It’s been a while since I wrote a post. Over the past few months I have been rehearsing for a play and last week was the week before we opened. This means, for those who are not into theater, that I worked all day and then went to rehearsal during the evening. Most nights, I was there until around 11:30 p.m. I am not complaining, I love it. However, it did make it more difficult than I realized to get out a post. So, anyways, that’s my reason for the little hiatus.
Over the past few weeks, Andrea has been going every day to radiation. While it is frustrating that our lives are literally put on hold each day, the good thing is that she has not experienced some of the horrible effects that we were warned about. For the most part, she is just really tired, other than that, she is doing great.
In some respects, we are getting back to life as usual. That doesn’t mean that everything has been wonderful. One of the things we are plagued with during our cancer treatment is the constant commenting we get from people. Most people are genuinely sweet. However, there are those few who feel it is their job to offer their medical advice, comment on our own medical decisions, inform us of the problems with our eating habits with no knowledge of what we ingest, and some even try to help by telling their stories of pain, destruction and the ultimate death of their loved ones.
I get why people do this. The problem is that it does not help us out at all. Take for instance the conversation my wife had a few weeks ago. While in a store she came into conversation with a person while checking out. As is usual, this person commented on her hair. Most people assume it’s a chosen hairstyle. We normally laugh this off when we get into the car. Some people don’t stop at the complementing and proceed to ask, “why?” she chose the hairstyle. When this is asked, we are honest. It’s not for fashion, it’s Scruffy’s fault.
The individual who commented on Andrea’s hair began a long diatribe about a family member who lost their battle with breast cancer. I wasn’t there to hear the story, I just was at home when Andrea came in with tears in her eyes. I am sure the woman was trying to sympathize, but it only brought out the same fear that we have lived with since last June. The fear that the cancer isn’t really gone. The fear that Ole Scruffy will come back. The fear that my wife will still die.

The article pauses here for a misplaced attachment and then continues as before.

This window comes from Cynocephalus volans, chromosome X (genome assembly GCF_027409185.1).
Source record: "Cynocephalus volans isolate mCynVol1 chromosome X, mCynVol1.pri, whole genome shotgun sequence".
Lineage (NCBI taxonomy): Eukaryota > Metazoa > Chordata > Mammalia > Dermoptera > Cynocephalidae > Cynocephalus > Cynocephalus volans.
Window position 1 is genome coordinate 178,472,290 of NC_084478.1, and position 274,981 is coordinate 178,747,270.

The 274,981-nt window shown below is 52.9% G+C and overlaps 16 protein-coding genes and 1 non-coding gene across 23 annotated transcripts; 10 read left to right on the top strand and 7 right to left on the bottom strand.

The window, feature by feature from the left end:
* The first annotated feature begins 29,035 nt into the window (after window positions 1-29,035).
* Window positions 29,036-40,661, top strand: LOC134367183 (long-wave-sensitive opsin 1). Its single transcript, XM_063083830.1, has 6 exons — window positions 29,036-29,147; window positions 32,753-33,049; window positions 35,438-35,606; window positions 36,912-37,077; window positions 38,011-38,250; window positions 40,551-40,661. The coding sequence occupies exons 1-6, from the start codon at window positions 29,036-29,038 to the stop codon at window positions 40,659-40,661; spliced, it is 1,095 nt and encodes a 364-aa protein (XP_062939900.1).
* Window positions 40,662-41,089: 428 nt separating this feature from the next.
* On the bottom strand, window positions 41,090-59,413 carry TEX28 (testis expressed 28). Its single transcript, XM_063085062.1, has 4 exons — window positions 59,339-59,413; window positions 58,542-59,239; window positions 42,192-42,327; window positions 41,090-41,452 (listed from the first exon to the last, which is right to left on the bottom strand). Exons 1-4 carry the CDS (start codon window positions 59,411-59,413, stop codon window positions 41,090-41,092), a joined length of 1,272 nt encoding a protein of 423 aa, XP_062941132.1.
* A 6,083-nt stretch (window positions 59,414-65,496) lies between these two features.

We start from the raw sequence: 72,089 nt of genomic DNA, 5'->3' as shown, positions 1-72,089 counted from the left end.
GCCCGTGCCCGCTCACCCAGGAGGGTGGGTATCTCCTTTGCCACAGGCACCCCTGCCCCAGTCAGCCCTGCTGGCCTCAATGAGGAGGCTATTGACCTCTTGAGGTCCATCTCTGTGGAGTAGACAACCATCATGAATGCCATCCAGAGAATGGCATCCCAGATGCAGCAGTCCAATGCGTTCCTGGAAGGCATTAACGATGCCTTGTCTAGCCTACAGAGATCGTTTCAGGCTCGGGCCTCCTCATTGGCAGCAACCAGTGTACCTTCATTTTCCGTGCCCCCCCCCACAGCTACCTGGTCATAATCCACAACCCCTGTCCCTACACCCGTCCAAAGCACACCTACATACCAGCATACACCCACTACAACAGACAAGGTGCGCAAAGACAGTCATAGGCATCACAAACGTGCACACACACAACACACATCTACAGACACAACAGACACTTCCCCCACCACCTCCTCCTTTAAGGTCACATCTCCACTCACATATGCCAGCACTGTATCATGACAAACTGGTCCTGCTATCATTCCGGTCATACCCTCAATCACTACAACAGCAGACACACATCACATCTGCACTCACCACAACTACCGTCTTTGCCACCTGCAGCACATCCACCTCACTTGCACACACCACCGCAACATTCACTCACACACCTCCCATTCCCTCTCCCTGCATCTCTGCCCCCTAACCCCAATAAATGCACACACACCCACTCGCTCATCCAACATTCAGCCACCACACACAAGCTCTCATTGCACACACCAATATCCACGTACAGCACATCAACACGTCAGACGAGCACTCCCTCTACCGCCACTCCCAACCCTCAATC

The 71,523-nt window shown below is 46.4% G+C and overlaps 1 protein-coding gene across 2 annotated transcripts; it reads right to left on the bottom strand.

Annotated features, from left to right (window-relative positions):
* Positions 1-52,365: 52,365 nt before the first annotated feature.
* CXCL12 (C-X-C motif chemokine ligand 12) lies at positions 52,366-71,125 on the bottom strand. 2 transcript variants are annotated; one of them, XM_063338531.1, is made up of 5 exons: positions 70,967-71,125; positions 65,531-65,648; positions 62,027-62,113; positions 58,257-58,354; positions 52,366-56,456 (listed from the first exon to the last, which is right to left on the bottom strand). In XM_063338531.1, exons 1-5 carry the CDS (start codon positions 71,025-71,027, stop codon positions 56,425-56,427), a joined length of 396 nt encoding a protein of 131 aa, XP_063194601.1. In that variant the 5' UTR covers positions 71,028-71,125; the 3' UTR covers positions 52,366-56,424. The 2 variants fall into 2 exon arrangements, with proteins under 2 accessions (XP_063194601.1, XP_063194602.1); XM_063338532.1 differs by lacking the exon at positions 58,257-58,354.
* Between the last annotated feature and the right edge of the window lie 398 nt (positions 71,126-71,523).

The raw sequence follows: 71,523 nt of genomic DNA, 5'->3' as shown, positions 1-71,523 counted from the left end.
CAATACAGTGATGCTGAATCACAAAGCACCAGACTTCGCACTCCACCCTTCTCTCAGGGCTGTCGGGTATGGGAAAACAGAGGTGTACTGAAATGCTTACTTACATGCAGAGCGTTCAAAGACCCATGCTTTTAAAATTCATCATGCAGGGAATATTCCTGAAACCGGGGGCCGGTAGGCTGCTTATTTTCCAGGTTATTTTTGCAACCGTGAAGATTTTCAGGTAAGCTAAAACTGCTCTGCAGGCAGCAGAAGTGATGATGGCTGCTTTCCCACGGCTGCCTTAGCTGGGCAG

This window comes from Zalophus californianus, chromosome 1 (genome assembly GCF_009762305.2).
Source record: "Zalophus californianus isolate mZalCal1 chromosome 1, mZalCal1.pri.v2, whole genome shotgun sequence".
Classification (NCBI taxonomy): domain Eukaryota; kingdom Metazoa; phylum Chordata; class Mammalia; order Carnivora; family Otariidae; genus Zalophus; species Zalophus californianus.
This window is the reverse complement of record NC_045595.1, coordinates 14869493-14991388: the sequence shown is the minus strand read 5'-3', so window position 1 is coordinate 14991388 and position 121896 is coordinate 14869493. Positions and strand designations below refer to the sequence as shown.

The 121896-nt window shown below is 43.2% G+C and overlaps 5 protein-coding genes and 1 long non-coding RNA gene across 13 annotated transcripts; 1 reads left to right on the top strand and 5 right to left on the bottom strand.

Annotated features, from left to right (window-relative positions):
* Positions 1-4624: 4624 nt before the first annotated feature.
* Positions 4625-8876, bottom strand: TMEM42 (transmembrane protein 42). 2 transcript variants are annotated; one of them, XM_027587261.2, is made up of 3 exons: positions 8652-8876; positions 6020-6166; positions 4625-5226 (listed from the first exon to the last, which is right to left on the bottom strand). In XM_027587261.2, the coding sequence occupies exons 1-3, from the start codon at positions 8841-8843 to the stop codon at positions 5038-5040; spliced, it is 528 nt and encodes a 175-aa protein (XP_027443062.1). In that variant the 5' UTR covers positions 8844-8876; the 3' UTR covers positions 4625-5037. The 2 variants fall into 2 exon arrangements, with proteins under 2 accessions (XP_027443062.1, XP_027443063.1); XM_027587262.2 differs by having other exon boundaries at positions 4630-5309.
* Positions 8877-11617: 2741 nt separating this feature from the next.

As I have said before, one of the problems with battling cancer is that it is very lonely. A lot of people see the pictures of victory we publish on facebook. No one sees the tears we cry late at night. Conversations, like the one Andrea had, only exacerbate the issues. They only force us to relive the whole ordeal over again. I know people are trying to be kind, but instead of offering a balm for our souls they are wrenching a knife deep into our hearts.
That very same week I stayed late after a rehearsal to socialize with the cast. Andrea normally doesn’t care, she just goes to bed. When I called her on the way home I could tell something was wrong. As I listened to her talk I could hear in the tremble of her voice that she had been crying for awhile. I asked her why she didn’t tell me to come home. Her response was typical Andrea, she told me she didn’t want to bother me or rob me of having a good time with friends.
When I got home I found my bride curled up in bed. She was just staring out into the darkness. Her eyes were red from a long bout with fear. I had no words. I just got ready for bed, pulled her close, and let her weep on me. To be fair, I wept on her as well. We ended up staying up another hour. We didn’t talk much. We just wanted to feel the other person’s heart beating.
People are not privy to our pain. No matter how well I describe it, no one will ever be able to experience it on the same level that we do. Our story, our struggle, is unique to us. It’s unique to everyone who goes through any type of tragedy. I know personally the need to process what is being experienced. That’s the main purpose of this blog right now. However, at this point in our journey, the stories of loss or the constant reminding us that our diet is the culprit for Ole Scruffy, or that if we just drank the Koolaid from whatever cult practice that is revolutionary, just adds to the stress. It rarely helps us heal. Most of the time, it adds to the well of sorrow we are trying to replace with joy. I know most people are not vicious, but it feels that way. I know most people want to help, unfortunately, it just opens old scars.